Is It Climate Change? Or Just “Weird Weather”?

The focus on climate change over the past couple of decades has led many people to wonder if extreme weather events, such as droughts, hurricanes or heat waves are a direct cause of climate change. This is a tough question to answer as bouts of extreme weather have always been a part of the natural world.

However, many climatologists believe that the incidents of extreme weather events will increase as the planet’s temperature rises. To answer this, scientists have turned to a new field of research called “attribution science” to help determine what is ‘normal’ and what could be the result of climate change.

Attributing certain weather events to climate change can be difficult, often leading different professionals to varying conclusions. Because of this, scientists working in the field have created a sort of rule-of-thumb to keep in mind: You cannot attribute any single weather event to climate change. It could simply be weird weather.

Rather than looking at isolated events, these scientists search for patterns indicative of a relationship between a type of extreme weather, the area that it is located and the impact of climate change. Some events, such as a number of big floods in Colorado, appear to be normal and unrelated to climate change. However, some events appear to have been directly influenced by changes in the climate, such as a series of intense heat waves in the Southern Pacific in 2013.

Others, like the ongoing drought in California, have elicited mixed responses. While multiple research teams have already concluded that these droughts are not due to climate change, recent research regarding atmospheric conditions in the northern pacific shows otherwise. An atmospheric ridge is a likely cause of the drought, as it diverts moisture away from California. These “ridges”, while rare, will likely become more common as the earth continues to warm. The hope of scientists now is that, in the near future, we will be able to more accurately predict the occurrence of extreme weather events in a warmer world.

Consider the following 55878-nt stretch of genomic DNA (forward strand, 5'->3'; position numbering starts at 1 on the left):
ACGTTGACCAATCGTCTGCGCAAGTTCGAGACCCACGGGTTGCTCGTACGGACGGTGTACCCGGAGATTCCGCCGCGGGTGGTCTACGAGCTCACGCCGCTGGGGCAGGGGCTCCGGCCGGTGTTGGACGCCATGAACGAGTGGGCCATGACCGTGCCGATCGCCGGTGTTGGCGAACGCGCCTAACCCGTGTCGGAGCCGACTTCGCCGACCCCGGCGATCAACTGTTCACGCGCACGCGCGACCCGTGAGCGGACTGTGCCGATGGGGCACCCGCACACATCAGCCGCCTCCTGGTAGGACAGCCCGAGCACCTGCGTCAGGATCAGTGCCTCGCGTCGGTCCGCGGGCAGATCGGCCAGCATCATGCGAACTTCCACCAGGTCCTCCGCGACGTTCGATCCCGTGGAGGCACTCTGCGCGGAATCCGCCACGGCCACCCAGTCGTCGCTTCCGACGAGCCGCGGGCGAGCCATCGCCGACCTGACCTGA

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Nick Banks

Nick created Front Street Commercial Real Estate Group in 2002 and spent the first eight years developing and acquiring office and retail projects in South Florida as well as North Central Florida. In 2010 the focus of the firm was shifted to primarily serve third party clients and perform brokerage, property management and mortgage banking functions. Nick has personally developed and acquired nearly 200,000 square feet of office and retail properties in markets throughout Florida. Prior to founding Front Street, Nick was the Director of Finance and Dispositions for Stiles Corporation in Fort Lauderdale where he financed and sold over $500 million in commercial real estate. Before joining Stiles, Nick was an Associate Director at GE Capital Real Estate where he sourced over $200 million in financing throughout Florida. Nick is a graduate of the University of Florida with a degree in Finance and a concentration in Real Estate. He serves as a board member and current vice-chair for the United Way of North Central Florida where he also chairs the Development Committee. Nick is actively involved with the Gainesville Area Chamber of Commerce where he serves as a board member and committee member for the Council for Economic Outreach. He is also a recent graduate of Leadership Gainesville which is a year long leadership program hosted by the Chamber. He is a member of Grace United Methodist Church where he has served as finance chair and as a member of the leadership council. Nick serves as an advisory board member of the University of Florida Bergstrom Center for Real Estate Studies. Nick was recently named chair of the Gainesville committee for the North Florida chapter of Urban Land Institute (ULI). He is a licensed real estate broker in the State of Florida and is a long time member of the International Council of Shopping Centers.

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